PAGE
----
Last Updated on March 11, 2022
This article needs updating/deleting.
I would be the first to concede that Linux users will never be satisfied being denied access to a desktop environment. Linux users have a choice of many different desktop environments, all with their own different styles and strengths. Which desktop environment is best invokes strong feelings. Personally, I have no strong feelings for or against any of the environments available. This is predominately because I still spend a lot of my time either using the Linux console, or, when in X, I end up at a terminal emulator, mostly Terminator.
A console application is computer software which is able to be used via a text-only computer interface, the command line interface, or a text-based interface included within a graphical user interface operating system, such as a terminal emulator (such as GNOME Terminal or the aforementioned Terminator). Whereas a graphical user interface application generally involves using the mouse and keyboard (or touch control), with a console application the primary (and often only) input method is the keyboard. Many console applications are command line tools, but there is a wealth of software that has a text-based user interface making use of ncurses, a library which allow programmers to write text-based user interfaces.
Console based applications are light on system resources (very useful on low specified machines), can be faster and more efficient than their graphical counterparts, they do not stop working when X Windows is restarted, and are great for scripting purposes. When designed well, console applications offer a surprisingly powerful way of using a computer effectively. The applications are leaner, faster, easier to maintain, and remove the need to have installed a whole gamut of libraries.
You might ask if the internet lends itself well to console based applications. After all, Linux is blessed with some truly awesome graphical internet applications. Surely the web is rather mundane without a graphical web browser such as Firefox or Chrome? Sometimes. Nevertheless, I still find console applications to be conducive to the internet. I just love the simplicity of console applications and utilities. It does not matter what machine I am using, as the same software works with no fuss. For example, all of the software featured here works seamlessly on computers with low-spec CPU and RAM, such as the Raspberry Pi.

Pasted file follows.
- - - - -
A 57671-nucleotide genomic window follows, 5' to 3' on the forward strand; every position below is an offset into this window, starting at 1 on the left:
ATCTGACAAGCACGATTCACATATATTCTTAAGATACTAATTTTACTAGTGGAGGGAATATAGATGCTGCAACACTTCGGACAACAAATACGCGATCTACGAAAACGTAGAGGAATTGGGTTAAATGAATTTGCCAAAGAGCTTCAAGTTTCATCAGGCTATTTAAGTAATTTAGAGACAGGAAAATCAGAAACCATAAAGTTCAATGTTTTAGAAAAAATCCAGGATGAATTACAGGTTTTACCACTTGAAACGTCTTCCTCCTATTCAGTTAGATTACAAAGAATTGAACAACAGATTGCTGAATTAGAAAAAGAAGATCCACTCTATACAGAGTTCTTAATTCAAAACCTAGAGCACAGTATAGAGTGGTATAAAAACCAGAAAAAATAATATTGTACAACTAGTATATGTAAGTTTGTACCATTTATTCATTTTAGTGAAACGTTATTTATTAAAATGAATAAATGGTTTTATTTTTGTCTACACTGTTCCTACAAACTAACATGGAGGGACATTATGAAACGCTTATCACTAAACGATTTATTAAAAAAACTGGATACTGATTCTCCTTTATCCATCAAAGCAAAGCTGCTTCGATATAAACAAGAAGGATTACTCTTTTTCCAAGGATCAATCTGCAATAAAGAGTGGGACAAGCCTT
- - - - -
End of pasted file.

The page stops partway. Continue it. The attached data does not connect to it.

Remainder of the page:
There are so many great console based internet applications that it would be impossible for a single article to cover them all. Instead, I have compiled this roundup of 9 console applications that I am always using. Why? Because they are, in many situations, superior replacements for their GUI equivalents. Here is a roundup of the 9 console applications that I use frequently.
|Console Internet Applications
|Shell Users' Revolutionary Front Rage Against the Web
|Small but very powerful text based program for reading email
|Advanced and well-established feature-rich text mode web (HTTP/FTP/..) browser
|Console based user interface File Transfer Protocol (FTP) client program
|Two products in one
|Retrieves content from web servers.
|IRC gateway program
|Innovative RSS feed reader for the text console
|Terminal based IRC clients
|Read our complete collection of recommended free and open source software. Our curated compilation covers all categories of software.
The software collection forms part of our series of informative articles for Linux enthusiasts. There are hundreds of in-depth reviews, open source alternatives to proprietary software from large corporations like Google, Microsoft, Apple, Adobe, IBM, Cisco, Oracle, and Autodesk.
There are also fun things to try, hardware, free programming books and tutorials, and much more.